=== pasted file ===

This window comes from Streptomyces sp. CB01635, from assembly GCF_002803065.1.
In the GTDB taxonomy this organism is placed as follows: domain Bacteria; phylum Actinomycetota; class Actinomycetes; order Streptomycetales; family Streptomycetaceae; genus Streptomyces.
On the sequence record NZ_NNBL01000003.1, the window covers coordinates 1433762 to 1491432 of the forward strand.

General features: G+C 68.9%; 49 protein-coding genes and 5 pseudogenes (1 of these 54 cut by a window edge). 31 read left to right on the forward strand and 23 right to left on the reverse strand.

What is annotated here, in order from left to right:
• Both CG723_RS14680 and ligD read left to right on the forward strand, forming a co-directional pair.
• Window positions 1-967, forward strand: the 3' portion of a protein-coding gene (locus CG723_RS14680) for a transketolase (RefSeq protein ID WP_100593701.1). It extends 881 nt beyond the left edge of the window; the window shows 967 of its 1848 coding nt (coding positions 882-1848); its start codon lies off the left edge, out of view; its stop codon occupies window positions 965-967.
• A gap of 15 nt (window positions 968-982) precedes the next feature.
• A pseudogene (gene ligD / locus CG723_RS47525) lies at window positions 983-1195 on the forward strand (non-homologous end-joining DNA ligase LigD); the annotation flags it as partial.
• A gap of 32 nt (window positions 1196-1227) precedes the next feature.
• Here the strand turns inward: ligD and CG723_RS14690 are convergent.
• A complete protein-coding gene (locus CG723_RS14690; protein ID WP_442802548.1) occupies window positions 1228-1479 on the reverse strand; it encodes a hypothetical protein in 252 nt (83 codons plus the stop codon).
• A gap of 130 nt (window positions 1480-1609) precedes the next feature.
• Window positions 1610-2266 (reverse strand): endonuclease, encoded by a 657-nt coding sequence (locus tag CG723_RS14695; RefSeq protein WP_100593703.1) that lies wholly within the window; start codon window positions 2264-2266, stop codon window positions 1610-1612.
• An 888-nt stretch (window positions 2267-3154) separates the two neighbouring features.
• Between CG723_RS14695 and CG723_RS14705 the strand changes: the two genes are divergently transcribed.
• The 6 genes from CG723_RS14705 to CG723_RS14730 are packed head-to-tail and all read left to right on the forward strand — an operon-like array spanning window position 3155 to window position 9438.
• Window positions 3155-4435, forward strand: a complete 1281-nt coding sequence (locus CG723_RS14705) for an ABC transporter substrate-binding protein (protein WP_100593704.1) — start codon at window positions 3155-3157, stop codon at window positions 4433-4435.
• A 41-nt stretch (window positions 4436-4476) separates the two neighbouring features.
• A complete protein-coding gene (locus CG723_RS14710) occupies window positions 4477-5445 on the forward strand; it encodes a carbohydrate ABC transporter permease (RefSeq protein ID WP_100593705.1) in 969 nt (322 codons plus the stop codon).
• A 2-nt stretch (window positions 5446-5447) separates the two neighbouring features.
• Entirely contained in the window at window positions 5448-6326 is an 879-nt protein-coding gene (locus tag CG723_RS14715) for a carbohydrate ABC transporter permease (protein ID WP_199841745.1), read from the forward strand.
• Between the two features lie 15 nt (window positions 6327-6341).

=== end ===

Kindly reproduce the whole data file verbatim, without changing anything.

This window comes from Streptomyces sp. CB01635, from assembly GCF_002803065.1.
In the GTDB taxonomy this organism is placed as follows: domain Bacteria; phylum Actinomycetota; class Actinomycetes; order Streptomycetales; family Streptomycetaceae; genus Streptomyces.
On the sequence record NZ_NNBL01000003.1, the window covers coordinates 1433762 to 1491432 of the forward strand.

General features: G+C 68.9%; 49 protein-coding genes and 5 pseudogenes (1 of these 54 cut by a window edge). 31 read left to right on the forward strand and 23 right to left on the reverse strand.

What is annotated here, in order from left to right:
• Both CG723_RS14680 and ligD read left to right on the forward strand, forming a co-directional pair.
• Window positions 1-967, forward strand: the 3' portion of a protein-coding gene (locus CG723_RS14680) for a transketolase (RefSeq protein ID WP_100593701.1). It extends 881 nt beyond the left edge of the window; the window shows 967 of its 1848 coding nt (coding positions 882-1848); its start codon lies off the left edge, out of view; its stop codon occupies window positions 965-967.
• A gap of 15 nt (window positions 968-982) precedes the next feature.
• A pseudogene (gene ligD / locus CG723_RS47525) lies at window positions 983-1195 on the forward strand (non-homologous end-joining DNA ligase LigD); the annotation flags it as partial.
• A gap of 32 nt (window positions 1196-1227) precedes the next feature.
• Here the strand turns inward: ligD and CG723_RS14690 are convergent.
• A complete protein-coding gene (locus CG723_RS14690; protein ID WP_442802548.1) occupies window positions 1228-1479 on the reverse strand; it encodes a hypothetical protein in 252 nt (83 codons plus the stop codon).
• A gap of 130 nt (window positions 1480-1609) precedes the next feature.
• Window positions 1610-2266 (reverse strand): endonuclease, encoded by a 657-nt coding sequence (locus tag CG723_RS14695; RefSeq protein WP_100593703.1) that lies wholly within the window; start codon window positions 2264-2266, stop codon window positions 1610-1612.
• An 888-nt stretch (window positions 2267-3154) separates the two neighbouring features.
• Between CG723_RS14695 and CG723_RS14705 the strand changes: the two genes are divergently transcribed.
• The 6 genes from CG723_RS14705 to CG723_RS14730 are packed head-to-tail and all read left to right on the forward strand — an operon-like array spanning window position 3155 to window position 9438.
• Window positions 3155-4435, forward strand: a complete 1281-nt coding sequence (locus CG723_RS14705) for an ABC transporter substrate-binding protein (protein WP_100593704.1) — start codon at window positions 3155-3157, stop codon at window positions 4433-4435.
• A 41-nt stretch (window positions 4436-4476) separates the two neighbouring features.
• A complete protein-coding gene (locus CG723_RS14710) occupies window positions 4477-5445 on the forward strand; it encodes a carbohydrate ABC transporter permease (RefSeq protein ID WP_100593705.1) in 969 nt (322 codons plus the stop codon).
• A 2-nt stretch (window positions 5446-5447) separates the two neighbouring features.
• Entirely contained in the window at window positions 5448-6326 is an 879-nt protein-coding gene (locus tag CG723_RS14715) for a carbohydrate ABC transporter permease (protein ID WP_199841745.1), read from the forward strand.
• Between the two features lie 15 nt (window positions 6327-6341).